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Friday, August 17, 2012

Four Diners

IN AND AMONG THE trendy, the take-out, the tortured eateries that take up a considerable amount of Manhattan’s real estate is any number of diners. By which I mean places that serve breakfast for some or all of the day, that offer little in the way of ambiance, that may make a fairly decent Greek salad, and that don’t necessarily mind if you hunker over a cup of coffee for a while when the place isn’t busy.

These are not to be confused with places like Ellen’s Diner, at Broadway and 51st, which dresses itself with self-conscious irony and charges you for it, or places like the venerable Carnegie Deli, at 55th and 7th, which is a deli.

During a recent week in Manhattan, I found myself in four different diners for various reasons. Each of them was comfortable; each offered a good-enough menu with reasonable prices; each was served by a staff that couldn’t have been more accommodating.

Like the Washington Square Diner, at the corner of 6th Avenue and West 4th Street. The place has no website, which augurs well. It has a long (if vague) history in the neighborhood. It’s open 24 hours a day, which is how it became the place that whipped up 350 sandwiches in the middle of the night for transit workers dealing with the onslaught of Hurricane Irene last summer.

Nothing special about the scrambled eggs. I expected nothing special. But the coffee was good and got refilled whenever necessary by a busy server who seemed glad to have us there.

Like the server at the Utopia Diner, up on 72nd Street at Amsterdam Ave. A middle-aged fellow with a greying goatee, he knew many of the late-morning customers and was a catalyst for conversation between counter-neighbors.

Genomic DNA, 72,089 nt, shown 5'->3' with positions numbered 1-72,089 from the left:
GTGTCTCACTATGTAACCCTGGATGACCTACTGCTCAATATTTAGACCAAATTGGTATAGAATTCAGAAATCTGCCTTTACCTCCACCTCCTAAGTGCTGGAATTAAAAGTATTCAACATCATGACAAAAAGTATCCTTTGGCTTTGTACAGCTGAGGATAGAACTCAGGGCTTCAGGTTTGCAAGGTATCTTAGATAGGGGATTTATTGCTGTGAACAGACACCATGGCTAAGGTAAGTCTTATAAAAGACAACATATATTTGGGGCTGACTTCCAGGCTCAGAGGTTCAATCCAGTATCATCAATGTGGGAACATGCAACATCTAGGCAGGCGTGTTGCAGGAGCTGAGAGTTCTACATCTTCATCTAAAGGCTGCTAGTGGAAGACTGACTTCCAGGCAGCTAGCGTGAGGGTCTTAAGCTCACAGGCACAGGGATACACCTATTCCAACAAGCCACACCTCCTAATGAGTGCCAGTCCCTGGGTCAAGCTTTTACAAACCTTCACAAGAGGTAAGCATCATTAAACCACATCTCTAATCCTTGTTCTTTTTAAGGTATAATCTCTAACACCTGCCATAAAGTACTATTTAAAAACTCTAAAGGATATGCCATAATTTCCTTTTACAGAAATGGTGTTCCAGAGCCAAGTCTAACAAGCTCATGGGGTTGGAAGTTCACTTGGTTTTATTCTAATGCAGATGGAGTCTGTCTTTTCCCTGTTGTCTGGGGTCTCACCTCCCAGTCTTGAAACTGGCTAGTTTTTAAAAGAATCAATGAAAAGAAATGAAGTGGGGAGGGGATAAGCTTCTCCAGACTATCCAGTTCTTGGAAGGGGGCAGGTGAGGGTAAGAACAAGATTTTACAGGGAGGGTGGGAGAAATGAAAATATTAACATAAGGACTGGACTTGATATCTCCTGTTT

Walk west along 72nd from the park and you pass one tony apartment after another. It isn’t until you cross Columbus Ave. that shops spring up, and by the next corner, at Amsterdam, you get the sense that the not-so-wealthy are welcomed.

I went from coffee and a light breakfast and a pat on the shoulder from the server at Utopia to the more astringent ambiance of Aroma Espresso Bar, around the corner, which was overpriced and lacking in anything approaching cheer, its counter staffed by mumbling students.

Better to meet a friend farther up the West Side – at City Diner, at the corner of Broadway and 90th. It’s a little fancier, as a neighborhood like that would demand, but once we got into small talk with our server, any pretension melted away. Rain had begun to fall, so we compared weather characteristics of familiar parts of the East. Should have been boring, but the waitress brought a marvelous sense of humor to the exchange.

Back in SoHo, we lunched at a place that I got to know while shepherding a show I wrote to life in the neighborhood. The Vandam Diner is on Vandam St., just off 6th Ave., across from the SoHo Playhouse. Cash only, but free WiFi. A traditional menu, but I had a great bowl of gazpacho there. And once again, the spirit of friendliness was startling. After my second visit, I was assumed to be part of the neighborhood. I’ll work on that.

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